This site uses cookies to improve your browsing experience. By continuing to browse the website, you accept such cookies. For more details and to change your settings, see our Cookie Policy and Privacy Policy. Close

How to play against villains who have no clue themselves.

    • Styr
      Joined: 11.03.2009 Posts: 417
      I am approaching to poker as it were a war. In war, as people trying to kill me (bust me out), or plunder my lands (take my chips).

      In warfare the side with the skilled general usually wins. Numbers barely matter. Hannibal is probably the best example. Yet how did Hannibal win his battles? He knew his opponents, and exploited them, without losing a single battle, until his defeat at Zama - That battle was not by his choosing, and it was against Scipio, a general on par with Hannibal.

      No, I am no Hannibal (if I were as capable, I would not be here, posting this topic). But I am thinking, how would Hannibal have reacted, had the Romans behaved differently on the battlefield? He knew the Roman consuls were aggressive and arrogant, he knew the traits of specific generals. He knew that the huge legions would use their huge numbers and mass to overwhelm his battle line at Cannae, so he lured them into a trap and encircled the larger Roman army. But what if the Romans had not charged the way Hannibal knew they wold. In fact, what if they had changed their battle line at the last minute and attacked randomly? I do believe, that the Romans could have stood a better chance at winning, had they done so, as that would have ruined Hannibals plans, and he was outnumbered by roughly 3 to 1.

      Now what is the relevance with poker, you may ask? As I said in the beginning, I consider poker as warfare - villains trying to hurt me. If I have stats on them, I know roughly what their next move is let's say 70% of the time, then I can use it to my advantage - the same way Hannibal knew by more than 90% accuracy, what any specific Roman general would do. But what if the villain behaves randomly? What if it has no idea himself about what he is doing? How can you trap someone behaving like that? Hannibal would create a narrative for the Roman generals - he knew they would follow it into his trap. But if the opposing general is not capable of understanding the narrative? On the battlefield one might have time to dig in. In the world of poker, digging in would mean blinding out, especially after the introduction of antefests at Pokerstars. And even if one gets, say aces in the first hand in a tournament, and gets 3+ callers and/or re-raisers. I now have no idea as to what those people might have, or might do with what they have.

      So the point of this topic is, to create a discussion, as to how to play with people who have no clue as to what they are doing, or people who have not learnt the use of the fold button.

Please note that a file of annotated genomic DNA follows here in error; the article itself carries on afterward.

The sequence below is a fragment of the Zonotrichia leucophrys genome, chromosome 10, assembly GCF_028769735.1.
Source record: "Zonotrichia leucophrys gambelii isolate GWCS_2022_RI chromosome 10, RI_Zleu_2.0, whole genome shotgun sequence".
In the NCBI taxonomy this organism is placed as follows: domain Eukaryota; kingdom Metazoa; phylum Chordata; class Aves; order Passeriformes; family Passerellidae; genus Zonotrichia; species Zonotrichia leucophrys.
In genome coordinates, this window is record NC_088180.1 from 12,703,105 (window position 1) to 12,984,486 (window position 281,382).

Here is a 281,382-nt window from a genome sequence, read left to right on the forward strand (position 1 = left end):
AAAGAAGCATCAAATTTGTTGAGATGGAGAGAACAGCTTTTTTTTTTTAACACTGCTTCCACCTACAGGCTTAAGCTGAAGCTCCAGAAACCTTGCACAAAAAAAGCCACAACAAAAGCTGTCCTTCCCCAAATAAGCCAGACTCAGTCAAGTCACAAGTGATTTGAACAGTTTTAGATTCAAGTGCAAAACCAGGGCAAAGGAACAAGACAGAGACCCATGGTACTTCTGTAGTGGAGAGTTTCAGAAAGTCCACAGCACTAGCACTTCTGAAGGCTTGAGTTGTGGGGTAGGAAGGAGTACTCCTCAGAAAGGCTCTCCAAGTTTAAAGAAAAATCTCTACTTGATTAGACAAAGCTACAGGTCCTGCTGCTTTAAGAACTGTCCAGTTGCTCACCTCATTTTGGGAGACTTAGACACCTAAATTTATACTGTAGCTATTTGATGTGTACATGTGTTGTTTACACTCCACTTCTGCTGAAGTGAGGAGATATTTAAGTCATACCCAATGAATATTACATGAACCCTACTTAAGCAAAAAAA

• 2 replies
    • VorpalF2F
      Super Moderator
      Super Moderator
      Joined: 02.09.2010 Posts: 10,715
      Hi, Styr,
      Cool topic.

      Have you noticed that a table seems to develop a "style" very quickly?
      Sometimes there are a lot of people entering most pots, sometimes everyone seems really tight. Less often there is a balance.

      Some rooms have a culture too. I pretty much gave up on PKR because I myself had no clue how to play when in a six-handed game almost every hand was 4-way or more. iPoker seems really tight. When I played there, I had a steal rate of well over 40% and a success rate of more than 50%.

      But what if the villain behaves randomly?
      What if it has no idea himself about what he is doing?
      How can you trap someone behaving like that?
      A player behaving randomly is almost always too loose, and almost always plays fit or fold.
      Do you agree?

      If so, let's build a game plan around those two assumptions and see what happens.

      Oh, and before I forget, be sure to read:
      The 8 Player Types - How to Get Their Money
      The Five Player Types

      The first of those articles is quite old now, so you may have already read it at some point, but it bears re-reading.
      The second is more-or-less the same as the first, but simplifies it somewhat.

      There are some really useful comments for the first article, so have a look there, too

      All the best,
    • Owl64
      Joined: 28.08.2007 Posts: 96
      I like your idea of war.

      I will respond with another idea.

      Imagine you are a boxer and you fight two different fights.

      Your first opponent is also a boxer. He knows how to jab, hook and is looking for your mistakes so he can knock you out.

      Your second opponent is blind street fighter. Sometimes he punches randomly into air, sometimes he wait and punch only when he is sure he will hit you.

      Was my answer good?